On 10th May, I put up a post about my lockdown project of getting my Elizabeth Hawksley historical novels into e-books. Now, ten weeks later, the first book, Highland Summer is almost ready and it’s been a steep, not to say precipitous, learning curve. However, thanks to computer wizard John Hocking, and his wife Janet Gover, another computer wizard, both brilliant at explaining things, we are at last getting there.
Elizabeth looking apprehensive but trying not to show it. Photo by Sally Greenhill
Janet has been showing me how to write an e-book blurb – a very different animal from a book blurb. I’ve been learning about ‘Shout lines’ – This is the bait to tempt the reader to find out more. For Highland Summer, for example, the shout line is: Love can be unpredictable… And family secrets can be dangerous. It’s a sort of overall feel for what the book’s about.
We have been working on the blurbs for the first three books: Highland Summer, The Belvedere Tower and Frost Fair. And my attempts have been going to and fro, and Janet has been telling me, kindly but firmly, why what I’ve put won’t do. Often, it’s something simple, like, ‘avoid the repetition of ‘secret’ ‘ and she’s spot on. I am improving and we are getting there.
Summertime Number 9A by Jackson Pollock. Courtesy of Tate Modern.
Then there are problems of choosing a cover. This is John’s territory and he has been very patient with me. John likes art – which helps; but he’s a Jackson Pollock man, whilst I prefer J. M. W. Turner – Hm. Careful negotiations are called for.
The Fighting Temeraire by J. M. W. Turner Courtesy of Tate Britain
Fortunately, John had the clever idea of sending me photocopies of current Amazon bestseller covers – with fifteen images per A4 page, including the ones he has been working on. It’s allowed me to see what’s popular at the moment, which I found really helpful.
A lot of our negotiations, though, have been about typefaces. There are some typefaces which just don’t work with e-books – they look wrong – maybe they turn out too spiky, or perhaps they look more flattened than I thought they’d be. I discovered that the look of a specific typeface can change in an e-book context and I trust John’s experience here.
Cover for Highland Summer
Generally speaking, I want a traditional but stylish typeface (my novels are historical, after all) and it must look good with all my novels, not just the three we’re concentrating on at the moment. So it’s got to be an adaptable typeface.
When we started looking at book covers, Janet told me that they didn’t need to be too specific – all the Highland Summer cover had to get across was ‘historical’ and ‘Scottish’. However, accurate historical research has always been important to me and, if I know of a picture that is spot on – then I want to use it, if possible.
1840s print of Inverness
The cover for Highland Summer features a contemporary print of mid-19th century Inverness in the Scottish Highlands – the setting for much of the book. I was given the print by my cousin Roland, when I was a bridesmaid at his Scottish wedding, and it’s perfect.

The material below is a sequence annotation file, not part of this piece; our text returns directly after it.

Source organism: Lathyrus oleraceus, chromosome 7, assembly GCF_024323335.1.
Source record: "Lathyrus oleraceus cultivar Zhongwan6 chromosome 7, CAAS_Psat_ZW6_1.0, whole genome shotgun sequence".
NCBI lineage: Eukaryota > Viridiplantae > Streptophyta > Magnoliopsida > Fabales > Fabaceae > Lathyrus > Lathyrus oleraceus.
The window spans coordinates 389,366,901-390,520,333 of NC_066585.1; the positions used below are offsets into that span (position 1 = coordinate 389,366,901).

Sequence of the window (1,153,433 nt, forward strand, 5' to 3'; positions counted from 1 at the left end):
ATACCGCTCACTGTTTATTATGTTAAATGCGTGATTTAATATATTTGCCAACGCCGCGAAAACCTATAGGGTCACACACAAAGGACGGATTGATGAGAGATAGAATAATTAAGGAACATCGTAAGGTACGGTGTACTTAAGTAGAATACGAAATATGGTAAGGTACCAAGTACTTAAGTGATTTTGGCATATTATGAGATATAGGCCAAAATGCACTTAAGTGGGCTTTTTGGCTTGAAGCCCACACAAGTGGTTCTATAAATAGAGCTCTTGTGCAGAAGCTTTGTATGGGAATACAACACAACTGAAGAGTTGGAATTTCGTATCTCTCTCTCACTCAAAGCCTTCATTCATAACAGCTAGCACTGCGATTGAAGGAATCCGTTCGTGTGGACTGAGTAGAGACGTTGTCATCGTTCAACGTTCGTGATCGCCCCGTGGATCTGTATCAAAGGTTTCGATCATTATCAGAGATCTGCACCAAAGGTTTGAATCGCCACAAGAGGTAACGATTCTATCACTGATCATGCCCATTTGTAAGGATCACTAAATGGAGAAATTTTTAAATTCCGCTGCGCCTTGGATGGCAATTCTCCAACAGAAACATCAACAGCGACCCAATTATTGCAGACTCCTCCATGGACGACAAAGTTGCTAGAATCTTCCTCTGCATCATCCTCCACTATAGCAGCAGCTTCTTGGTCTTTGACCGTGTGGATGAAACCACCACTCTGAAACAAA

The Belvedere Tower
The cover for The Belvedere Tower threw up a slightly different problem. It was inspired by the belvedere tower at Sissinghurst, which dates back to 1560. Its tower has a flat roof with battlements at the top to give a splendid view of any hunt the aristocratic owners had arranged for the entertainment of guests. The word belvédère comes from the French and means ‘Beautiful view.’ There are many belvedere towers surviving but most of them are too large for what I want.
The cover for Frost Fair shows a Luke Clennell print of the very last Frost Fair on the River Thames in February 1814. A lot happens at that Fair in the book including an very unpleasant death on an unstable ice floe (I enjoyed writing that). John and I had a lot of discussion about the background colour and I’m particularly pleased with the Jack Frost effect of the icy turquoise for Frost Fair.
At the moment, I’m doing the final proof reading for Highland Summer, which is now on Kindle on my desktop – and that’s a story in itself. I’m now feeling far more confident about finding my way around the Kindle version of Highland Summer. I’m used to my books having 2-300 pages – it’s a bit of a shock to find that, on Kindle, I’m dealing with over four thousand locations.
Elizabeth Hawksley looking more relaxed – nearly there! Photo by Sally Greenhill
There’s been a lot of work back stage as well, to do with platforms, ISBN numbers and so on. But I still have a mental picture of York Railway Station with Thomas the Tank Engine chuffing into the platform – in my case, Amazon, Kobo and Smashwords. My books will be coming out under Mundeville Books. I grew up just outside the small village of Coatham Mundeville in Co. Durham. Anyone from the North–East will probably recognise the name and it’s my salute to where I come from.
We aim to launch Highland Summer on Monday, 3rd of August. Watch this space!
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